Smoking ban in Madison
Wisconsin's uniform ban on indoor smoking in public places began in July 2010. State Journal archives

The percentage of Wisconsin residents who say they're exposed to tobacco smoke dropped by nearly half after the state's workplace smoking ban started two years ago, a new study says.

The law, which took effect on July 5, 2010, banned smoking in bars, restaurants, private clubs, schools, hotels, clinics and other workplaces.

Before the ban, 55 percent of residents reported being exposed to smoke outside the home and 13 percent at home. After the ban, 32 percent reported exposure to smoke outside the home and 7 percent at home.

"This state ban was an effective public policy to improve health," said Dr. Javier Nieto, chairman of the UW School of Medicine and Public Health's Department of Population Health Sciences.

Nieto said the reduction in exposure to secondhand smoke should reduce people's risk of asthma, cancer and heart disease, though the obesity epidemic is increasing the risk of some cancers and heart disease.

The study was part of the medical school's Survey of the Health of Wisconsin, an annual assessment of state residents on a range of health conditions. The findings, by a team led by UW medical student Alexis Guzman, will be published in the August issue of the Wisconsin Medical Journal.

The percentage of residents surveyed in the second half of 2010 who reported exposure to smoke was cut by nearly half compared to people surveyed from June 2008 to June 2010. Data for 2011 and this year haven't been analyzed.

Eighty percent of the post-ban group said they had no-smoking policies in their homes, up from 74 percent in the pre-ban group.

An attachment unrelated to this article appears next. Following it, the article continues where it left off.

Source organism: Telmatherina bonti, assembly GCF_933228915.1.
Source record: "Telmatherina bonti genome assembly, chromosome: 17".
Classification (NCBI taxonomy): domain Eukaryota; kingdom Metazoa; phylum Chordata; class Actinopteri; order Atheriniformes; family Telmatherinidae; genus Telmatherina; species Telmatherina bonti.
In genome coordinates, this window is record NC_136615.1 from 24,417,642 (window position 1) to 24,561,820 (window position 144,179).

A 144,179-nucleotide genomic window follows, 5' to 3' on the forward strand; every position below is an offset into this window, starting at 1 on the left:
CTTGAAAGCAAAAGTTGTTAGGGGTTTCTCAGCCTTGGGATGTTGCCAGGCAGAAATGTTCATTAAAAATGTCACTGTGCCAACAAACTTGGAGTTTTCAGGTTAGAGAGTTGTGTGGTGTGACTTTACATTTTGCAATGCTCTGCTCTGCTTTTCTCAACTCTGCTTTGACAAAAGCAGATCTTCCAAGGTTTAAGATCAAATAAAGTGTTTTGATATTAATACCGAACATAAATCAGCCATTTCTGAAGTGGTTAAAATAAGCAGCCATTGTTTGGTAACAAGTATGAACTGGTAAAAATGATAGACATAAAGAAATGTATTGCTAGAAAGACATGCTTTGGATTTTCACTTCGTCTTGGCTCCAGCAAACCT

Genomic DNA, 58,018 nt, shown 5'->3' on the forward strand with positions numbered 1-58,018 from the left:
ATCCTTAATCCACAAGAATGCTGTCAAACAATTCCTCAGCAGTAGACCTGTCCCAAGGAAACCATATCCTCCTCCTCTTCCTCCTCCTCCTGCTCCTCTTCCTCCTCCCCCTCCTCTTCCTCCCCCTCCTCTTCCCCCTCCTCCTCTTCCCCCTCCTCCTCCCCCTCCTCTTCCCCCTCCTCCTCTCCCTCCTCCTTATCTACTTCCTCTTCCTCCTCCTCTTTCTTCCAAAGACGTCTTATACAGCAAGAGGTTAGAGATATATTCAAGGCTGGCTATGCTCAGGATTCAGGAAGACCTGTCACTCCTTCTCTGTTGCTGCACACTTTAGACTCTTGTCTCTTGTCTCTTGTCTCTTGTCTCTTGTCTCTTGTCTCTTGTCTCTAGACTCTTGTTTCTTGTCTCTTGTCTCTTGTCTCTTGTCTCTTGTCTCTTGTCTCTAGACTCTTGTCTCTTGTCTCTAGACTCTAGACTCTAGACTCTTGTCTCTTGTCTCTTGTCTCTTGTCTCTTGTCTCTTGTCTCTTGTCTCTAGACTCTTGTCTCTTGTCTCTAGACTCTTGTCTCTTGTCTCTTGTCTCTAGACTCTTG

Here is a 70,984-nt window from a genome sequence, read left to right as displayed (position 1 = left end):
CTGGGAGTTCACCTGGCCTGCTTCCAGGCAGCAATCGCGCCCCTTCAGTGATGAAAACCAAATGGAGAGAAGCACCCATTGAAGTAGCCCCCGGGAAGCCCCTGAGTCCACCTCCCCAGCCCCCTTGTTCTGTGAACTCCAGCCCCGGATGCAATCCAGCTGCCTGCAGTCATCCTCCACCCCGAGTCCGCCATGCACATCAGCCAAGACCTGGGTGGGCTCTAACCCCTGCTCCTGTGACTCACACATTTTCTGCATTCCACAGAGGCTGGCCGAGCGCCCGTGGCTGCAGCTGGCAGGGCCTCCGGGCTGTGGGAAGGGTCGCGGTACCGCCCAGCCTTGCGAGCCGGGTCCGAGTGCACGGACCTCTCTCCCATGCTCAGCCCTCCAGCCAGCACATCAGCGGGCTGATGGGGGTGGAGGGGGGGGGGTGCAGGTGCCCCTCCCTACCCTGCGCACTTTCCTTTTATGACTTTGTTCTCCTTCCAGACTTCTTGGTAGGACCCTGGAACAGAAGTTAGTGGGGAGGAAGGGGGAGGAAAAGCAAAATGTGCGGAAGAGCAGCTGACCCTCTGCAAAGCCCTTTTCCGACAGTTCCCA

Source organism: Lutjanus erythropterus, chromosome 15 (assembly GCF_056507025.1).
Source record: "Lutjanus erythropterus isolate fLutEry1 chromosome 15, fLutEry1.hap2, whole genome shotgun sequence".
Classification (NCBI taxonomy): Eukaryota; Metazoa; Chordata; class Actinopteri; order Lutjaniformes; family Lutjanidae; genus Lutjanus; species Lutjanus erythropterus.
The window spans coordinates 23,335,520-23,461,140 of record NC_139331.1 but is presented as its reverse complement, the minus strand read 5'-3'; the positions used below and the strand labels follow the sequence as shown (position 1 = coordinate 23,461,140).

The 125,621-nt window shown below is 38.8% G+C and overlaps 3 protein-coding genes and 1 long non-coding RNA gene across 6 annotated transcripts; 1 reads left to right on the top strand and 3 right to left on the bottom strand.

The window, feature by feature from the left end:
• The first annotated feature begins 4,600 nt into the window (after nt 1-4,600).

But smoking rates went up slightly, to 19 percent after the ban from 18 percent before it, a difference that is not statistically significant.

"Changes in smoking behavior take more time," Nieto said.

A 2010 study by the UW Carbone Comprehensive Cancer Center showed a 92 percent improvement in air quality samples in bars and restaurants after the ban.

A poll in June 2011 found 75 percent of state residents support the law, up from 69 percent in 2008 when the Legislature debated the proposal. Less than 1 percent of businesses have had compliance problems with the law, with 149 cited from July 2011 to May, according to the state Department of Health Services.

Sales at restaurants and taverns increased 1 percent in 2010 and 2 percent last year, according to the Wisconsin Restaurant Association. The subcategory of bars and taverns saw a decrease of about 4 percent.

The ban "wasn't a boon to our industry, but it doesn't seem to have hurt our sales," said Pete Hanson, a spokesman for the restaurant association.

— The Associated Press contributed to this report.